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Supervision by the Czech National Bank

The Czech National Bank is the supervisory authority that should protect equity interests of squeezed out shareholders. To be fair, we must note that the CNB (Czech National Bank) checked expert valuations only for the period from 09/29/2005 till 03/31/2008; protection of shareholders was not part of the law before that, and in respect of unquoted shares, it was not again after the date of 04/01/2008 - see News of the date – see the latest news from 07/01/2008. The CNB was refusing its approval obligation from the beginning and was saying that it would not be able to carry out the supervision. It argued that it had no human resources or time for a thorough examination of expert valuations (read the excerpt (in Czech) “Udalosti (Events)”of a TV program at CT 1  from 07/01/2005).
From the legal point, it is not even clear what specifically Czech National Bank officials should examine before approving an expert valuation. There are no regulations on the valuation of shares in the Czech Republic, and the meaning of the legal term "adequate compensation" is not clear either. How could the CNB examine whether the valuation of shares corresponds to an "adequate compensation" when it is not clear what that " adequate compensation" is anyway? This is really a difficult task. That explains why the CNB does only a formal examination of expert valuations. The CNB mostly does not interfere, and when it does then unpredictably, with the determination of the value of input parameters of a valuation (the financial plan, the amount of the discount rates and valuation of non-productive assets), that are provided by an expert selected and paid by a principal shareholder and that are pivotal for the appraised amount.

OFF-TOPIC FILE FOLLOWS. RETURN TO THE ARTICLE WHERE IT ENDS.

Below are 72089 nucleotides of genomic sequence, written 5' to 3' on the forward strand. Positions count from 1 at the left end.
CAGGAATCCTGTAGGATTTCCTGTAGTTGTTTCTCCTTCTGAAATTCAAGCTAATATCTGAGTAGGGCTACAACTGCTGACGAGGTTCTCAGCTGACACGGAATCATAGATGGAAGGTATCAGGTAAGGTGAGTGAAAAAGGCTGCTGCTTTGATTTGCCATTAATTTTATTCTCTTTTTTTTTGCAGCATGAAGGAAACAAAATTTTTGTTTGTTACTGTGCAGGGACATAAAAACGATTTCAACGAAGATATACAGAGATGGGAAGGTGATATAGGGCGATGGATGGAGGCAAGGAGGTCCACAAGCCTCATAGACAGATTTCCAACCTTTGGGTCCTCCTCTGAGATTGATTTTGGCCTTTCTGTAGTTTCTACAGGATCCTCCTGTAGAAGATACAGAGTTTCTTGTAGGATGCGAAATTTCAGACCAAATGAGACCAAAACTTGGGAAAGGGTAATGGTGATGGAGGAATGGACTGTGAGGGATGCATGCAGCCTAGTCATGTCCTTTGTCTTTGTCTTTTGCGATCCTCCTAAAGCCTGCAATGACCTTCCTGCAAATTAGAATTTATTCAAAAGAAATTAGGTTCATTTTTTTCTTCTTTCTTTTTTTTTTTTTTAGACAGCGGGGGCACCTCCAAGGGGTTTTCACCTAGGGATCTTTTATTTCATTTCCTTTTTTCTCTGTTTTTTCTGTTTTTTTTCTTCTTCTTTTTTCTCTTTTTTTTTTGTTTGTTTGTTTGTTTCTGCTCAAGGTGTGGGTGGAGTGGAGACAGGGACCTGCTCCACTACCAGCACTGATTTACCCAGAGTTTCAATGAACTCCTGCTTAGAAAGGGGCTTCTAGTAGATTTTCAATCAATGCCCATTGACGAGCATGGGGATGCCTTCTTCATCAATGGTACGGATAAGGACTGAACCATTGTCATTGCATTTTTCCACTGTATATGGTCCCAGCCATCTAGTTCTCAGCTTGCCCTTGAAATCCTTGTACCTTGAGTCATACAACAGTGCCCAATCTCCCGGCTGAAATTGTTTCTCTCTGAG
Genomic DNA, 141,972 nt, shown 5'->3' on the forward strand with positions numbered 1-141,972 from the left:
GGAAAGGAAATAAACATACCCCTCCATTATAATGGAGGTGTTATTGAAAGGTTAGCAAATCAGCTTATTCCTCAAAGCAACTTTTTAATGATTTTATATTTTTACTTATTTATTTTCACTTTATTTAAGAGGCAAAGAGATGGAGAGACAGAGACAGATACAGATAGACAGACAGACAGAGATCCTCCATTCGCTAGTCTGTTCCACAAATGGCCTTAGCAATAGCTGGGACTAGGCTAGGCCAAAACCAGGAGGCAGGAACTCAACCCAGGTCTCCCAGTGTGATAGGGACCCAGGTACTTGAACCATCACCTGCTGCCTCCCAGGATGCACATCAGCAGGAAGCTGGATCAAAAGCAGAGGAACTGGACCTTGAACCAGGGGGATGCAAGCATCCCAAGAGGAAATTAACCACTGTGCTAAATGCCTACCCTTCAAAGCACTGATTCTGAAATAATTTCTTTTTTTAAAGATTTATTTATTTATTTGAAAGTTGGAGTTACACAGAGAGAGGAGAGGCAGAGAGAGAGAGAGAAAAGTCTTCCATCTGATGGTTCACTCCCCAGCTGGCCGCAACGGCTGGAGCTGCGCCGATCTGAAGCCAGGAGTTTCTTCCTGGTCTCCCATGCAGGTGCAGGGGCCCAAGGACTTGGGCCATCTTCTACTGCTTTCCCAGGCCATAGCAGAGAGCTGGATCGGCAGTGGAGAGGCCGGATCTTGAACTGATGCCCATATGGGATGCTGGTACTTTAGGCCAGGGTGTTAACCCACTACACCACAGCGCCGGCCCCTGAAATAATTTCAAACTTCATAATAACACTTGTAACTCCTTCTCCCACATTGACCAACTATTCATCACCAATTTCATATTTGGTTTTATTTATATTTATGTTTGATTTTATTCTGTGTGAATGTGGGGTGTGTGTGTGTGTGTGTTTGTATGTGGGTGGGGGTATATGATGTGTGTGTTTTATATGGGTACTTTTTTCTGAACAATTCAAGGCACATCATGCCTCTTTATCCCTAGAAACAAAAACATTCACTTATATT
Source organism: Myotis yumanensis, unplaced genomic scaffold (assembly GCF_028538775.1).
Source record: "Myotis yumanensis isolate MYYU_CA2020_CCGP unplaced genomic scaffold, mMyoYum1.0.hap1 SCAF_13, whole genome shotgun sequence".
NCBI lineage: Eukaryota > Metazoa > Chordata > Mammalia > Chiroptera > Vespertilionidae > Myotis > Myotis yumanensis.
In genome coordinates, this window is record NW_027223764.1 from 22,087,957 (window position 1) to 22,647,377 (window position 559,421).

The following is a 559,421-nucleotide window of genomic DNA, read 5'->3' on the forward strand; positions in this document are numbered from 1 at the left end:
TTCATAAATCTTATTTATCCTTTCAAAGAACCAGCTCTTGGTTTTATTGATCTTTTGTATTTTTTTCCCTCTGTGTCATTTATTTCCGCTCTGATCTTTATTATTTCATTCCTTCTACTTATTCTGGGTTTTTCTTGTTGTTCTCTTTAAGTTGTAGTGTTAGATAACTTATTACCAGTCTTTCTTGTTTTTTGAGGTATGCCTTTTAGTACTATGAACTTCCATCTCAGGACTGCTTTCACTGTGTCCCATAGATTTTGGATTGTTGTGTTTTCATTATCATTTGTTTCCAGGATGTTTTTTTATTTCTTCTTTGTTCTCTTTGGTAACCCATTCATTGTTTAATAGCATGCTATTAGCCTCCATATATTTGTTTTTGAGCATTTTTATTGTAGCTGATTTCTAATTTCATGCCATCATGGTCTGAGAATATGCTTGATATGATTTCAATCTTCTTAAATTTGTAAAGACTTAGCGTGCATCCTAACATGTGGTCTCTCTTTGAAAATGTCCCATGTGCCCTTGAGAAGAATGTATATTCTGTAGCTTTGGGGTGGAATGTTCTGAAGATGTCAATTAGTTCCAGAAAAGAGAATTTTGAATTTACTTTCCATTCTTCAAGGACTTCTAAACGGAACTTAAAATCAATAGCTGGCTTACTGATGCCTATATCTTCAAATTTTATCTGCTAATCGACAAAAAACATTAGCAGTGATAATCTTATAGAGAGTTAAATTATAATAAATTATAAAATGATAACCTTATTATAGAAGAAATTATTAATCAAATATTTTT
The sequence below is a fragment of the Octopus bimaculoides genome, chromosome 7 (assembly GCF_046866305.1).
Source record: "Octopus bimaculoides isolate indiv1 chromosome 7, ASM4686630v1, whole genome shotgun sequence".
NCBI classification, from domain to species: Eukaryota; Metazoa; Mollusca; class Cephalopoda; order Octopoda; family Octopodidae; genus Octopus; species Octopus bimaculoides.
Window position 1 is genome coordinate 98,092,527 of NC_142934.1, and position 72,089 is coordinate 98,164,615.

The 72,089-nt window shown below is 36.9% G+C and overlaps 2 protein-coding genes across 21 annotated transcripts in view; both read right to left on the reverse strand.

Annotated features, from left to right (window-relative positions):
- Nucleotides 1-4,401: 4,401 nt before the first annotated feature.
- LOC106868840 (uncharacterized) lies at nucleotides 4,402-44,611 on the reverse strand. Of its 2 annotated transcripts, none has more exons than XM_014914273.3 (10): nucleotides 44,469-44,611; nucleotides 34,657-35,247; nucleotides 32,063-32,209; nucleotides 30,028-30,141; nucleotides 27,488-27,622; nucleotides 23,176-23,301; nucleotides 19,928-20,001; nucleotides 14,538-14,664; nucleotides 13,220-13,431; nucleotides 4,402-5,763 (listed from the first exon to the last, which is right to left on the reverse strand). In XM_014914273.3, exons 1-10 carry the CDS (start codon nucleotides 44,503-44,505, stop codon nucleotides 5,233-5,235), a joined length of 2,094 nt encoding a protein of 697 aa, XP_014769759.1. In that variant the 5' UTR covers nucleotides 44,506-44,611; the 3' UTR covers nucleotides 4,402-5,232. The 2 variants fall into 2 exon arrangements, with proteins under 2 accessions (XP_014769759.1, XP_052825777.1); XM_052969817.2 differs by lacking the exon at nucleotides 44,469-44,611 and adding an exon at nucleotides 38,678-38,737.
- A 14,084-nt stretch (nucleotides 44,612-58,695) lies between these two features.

It is inexcusable that the Czech National Bank did not support efforts to remedy the scandalous status quo, even though it has been brought to its attention. The correspondence between OSMA and the CNB is attached.  Even if the CNB did not prevent the mistakes described in the section "Shady Practices of Czech Court Experts” (in most cases it could not because it did not monitor them), it could at least help to correct them afterwards. For instance, if it had provided guidance to courts on how to eliminate errors in review procedures, made by so-called experts. The CNB excels, however, only in its passivity; it is trying to defend the scandalous status quo. Therefore, it appears that this state authority has the will to protect more the "state interest" than the property rights of minority shareholders, while both are, unfortunately, in pronounced contradiction in the Czech Republic.
It would not be difficult to correct errors in the existing methodology for determining the cost of capital (discount rate) used by Czech so-called experts. OSMA provided guidance to the CNB. With respect to the incorrect financial plans, the CNB could, for expert valuations in its possession, officially count and publish the value of the average earnings growth of companies, as estimated by experts in valuations that principal shareholders use to support the reported adequacy of the compensation, and compare these figures with later situation. That way, it would be possible to quantify to what extent the biased experts on average cheat. Squeezed out shareholders could use this figure as supporting evidence in review proceedings. Officials of the Czech National Bank, however, did nothing of that; instead they pretend that everything is in order. It certainly means less work for them, among other things.